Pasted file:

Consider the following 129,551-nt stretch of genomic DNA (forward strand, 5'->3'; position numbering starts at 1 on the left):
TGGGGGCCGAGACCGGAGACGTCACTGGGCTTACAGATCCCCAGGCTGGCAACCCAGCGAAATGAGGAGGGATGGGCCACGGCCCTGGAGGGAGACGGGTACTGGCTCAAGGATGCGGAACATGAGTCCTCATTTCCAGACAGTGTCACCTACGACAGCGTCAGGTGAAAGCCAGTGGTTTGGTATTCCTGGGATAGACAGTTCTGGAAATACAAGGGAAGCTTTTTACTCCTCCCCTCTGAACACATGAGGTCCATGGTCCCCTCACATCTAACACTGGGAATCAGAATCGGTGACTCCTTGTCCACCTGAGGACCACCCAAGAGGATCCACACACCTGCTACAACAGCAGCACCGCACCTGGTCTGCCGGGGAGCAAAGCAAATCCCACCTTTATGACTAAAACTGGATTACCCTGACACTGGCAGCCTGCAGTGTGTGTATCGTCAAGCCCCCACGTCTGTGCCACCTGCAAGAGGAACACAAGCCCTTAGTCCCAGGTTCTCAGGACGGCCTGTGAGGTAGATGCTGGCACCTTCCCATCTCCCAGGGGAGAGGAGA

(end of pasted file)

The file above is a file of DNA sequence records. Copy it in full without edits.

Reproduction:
Consider the following 129,551-nt stretch of genomic DNA (forward strand, 5'->3'; position numbering starts at 1 on the left):
TGGGGGCCGAGACCGGAGACGTCACTGGGCTTACAGATCCCCAGGCTGGCAACCCAGCGAAATGAGGAGGGATGGGCCACGGCCCTGGAGGGAGACGGGTACTGGCTCAAGGATGCGGAACATGAGTCCTCATTTCCAGACAGTGTCACCTACGACAGCGTCAGGTGAAAGCCAGTGGTTTGGTATTCCTGGGATAGACAGTTCTGGAAATACAAGGGAAGCTTTTTACTCCTCCCCTCTGAACACATGAGGTCCATGGTCCCCTCACATCTAACACTGGGAATCAGAATCGGTGACTCCTTGTCCACCTGAGGACCACCCAAGAGGATCCACACACCTGCTACAACAGCAGCACCGCACCTGGTCTGCCGGGGAGCAAAGCAAATCCCACCTTTATGACTAAAACTGGATTACCCTGACACTGGCAGCCTGCAGTGTGTGTATCGTCAAGCCCCCACGTCTGTGCCACCTGCAAGAGGAACACAAGCCCTTAGTCCCAGGTTCTCAGGACGGCCTGTGAGGTAGATGCTGGCACCTTCCCATCTCCCAGGGGAGAGGAGA